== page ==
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Today's Stichomancy for Thomas Jefferson

The first excerpt represents the element of Air. It speaks of mental influences and the process of thought, and is drawn from Gambara by Honore de Balzac:

discover nothing of his political views.

"Ottoboni," he ran on, "is a saint; very kind-hearted; all the refugees are fond of him; for, Excellenza, a liberal may have his virtues. Oho! Here comes a journalist," said Giardini, as a man came in dressed in the absurd way which used to be attributed to a poet in a garret; his coat was threadbare, his boots split, his hat shiny, and his overcoat deplorably ancient. "Excellenza, that poor man is full of talent, and incorruptibly honest. He was born into the wrong times, for he tells the truth to everybody; no one can endure him. He writes theatrical articles for two small papers, though he is clever enough to work for the great dailies. Poor fellow!

The second excerpt represents the element of Fire. It speaks of emotional influences and base passions, and is drawn from Where There's A Will by Mary Roberts Rinehart:

minutes before she could speak. When she could she was considerably milder.

"Just give it a twist or two, Minnie, won't you?" she said, holding out the curler. "I haven't been able to sleep on the back of my head for three weeks."

Well, I curled her hair for her and she told me about Miss Summers being still shut in her room, and how she'd offered Mike an extra dollar to give the white poodle a Turkish bath--it being under the weather as to health--and how Mike had soaked the little beast for an hour in a tub of water, forgetting the sulphur, and it had come out a sort of mustard color, and how

The third excerpt represents the element of Water. It speaks of pure spiritual influences and feelings of love, and is drawn from Reason Discourse by Rene Descartes:

ages, who have written them, and even a studied interview, in which are discovered to us only their choicest thoughts; that eloquence has incomparable force and beauty; that poesy has its ravishing graces and delights; that in the mathematics there are many refined discoveries eminently suited to gratify the inquisitive, as well as further all the arts an lessen the labour of man; that numerous highly useful precepts and exhortations to virtue are contained in treatises on morals; that theology points out the path to heaven; that philosophy affords the means of discoursing with an appearance of truth on all matters, and commands the admiration of the more simple; that jurisprudence, medicine, and the other sciences, secure for their cultivators honors and riches; and, in fine,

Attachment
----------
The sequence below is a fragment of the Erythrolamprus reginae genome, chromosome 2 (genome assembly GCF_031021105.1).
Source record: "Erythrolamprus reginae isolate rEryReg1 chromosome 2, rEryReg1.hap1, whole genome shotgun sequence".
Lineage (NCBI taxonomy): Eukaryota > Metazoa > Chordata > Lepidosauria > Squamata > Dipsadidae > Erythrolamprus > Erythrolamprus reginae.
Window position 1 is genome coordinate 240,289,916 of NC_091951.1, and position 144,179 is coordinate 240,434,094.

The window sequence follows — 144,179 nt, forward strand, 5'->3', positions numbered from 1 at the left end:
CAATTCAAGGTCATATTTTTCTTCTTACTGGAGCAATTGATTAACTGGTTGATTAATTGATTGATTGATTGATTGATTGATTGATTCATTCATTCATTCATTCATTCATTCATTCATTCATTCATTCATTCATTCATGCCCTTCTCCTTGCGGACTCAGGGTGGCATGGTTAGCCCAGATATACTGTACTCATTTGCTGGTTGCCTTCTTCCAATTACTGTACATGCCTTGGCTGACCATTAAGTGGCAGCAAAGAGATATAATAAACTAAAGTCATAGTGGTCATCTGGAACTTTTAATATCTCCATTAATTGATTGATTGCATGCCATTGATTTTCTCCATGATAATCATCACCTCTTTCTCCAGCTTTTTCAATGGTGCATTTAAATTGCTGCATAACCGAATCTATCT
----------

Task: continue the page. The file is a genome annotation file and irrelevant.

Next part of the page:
Reason Discourse
The fourth excerpt represents the element of Earth. It speaks of physical influences and the impact of the unseen on the visible world, and is drawn from Night and Day by Virginia Woolf:

unrestrained, unconscious of her duties? a creature of uncalculating passion and instinctive freedom? No; he refused to believe it. It was in her loneliness that Katharine was unreserved. "I went back to my room by myself and I did--what I liked." She had said that to him, and in saying it had given him a glimpse of possibilities, even of confidences, as if he might be the one to share her loneliness, the mere hint of which made his heart beat faster and his brain spin. He checked himself as brutally as he could. He saw her redden, and in the irony of her reply he heard her resentment.

He began slipping his smooth, silver watch in his pocket, in the hope that somehow he might help himself back to that calm and fatalistic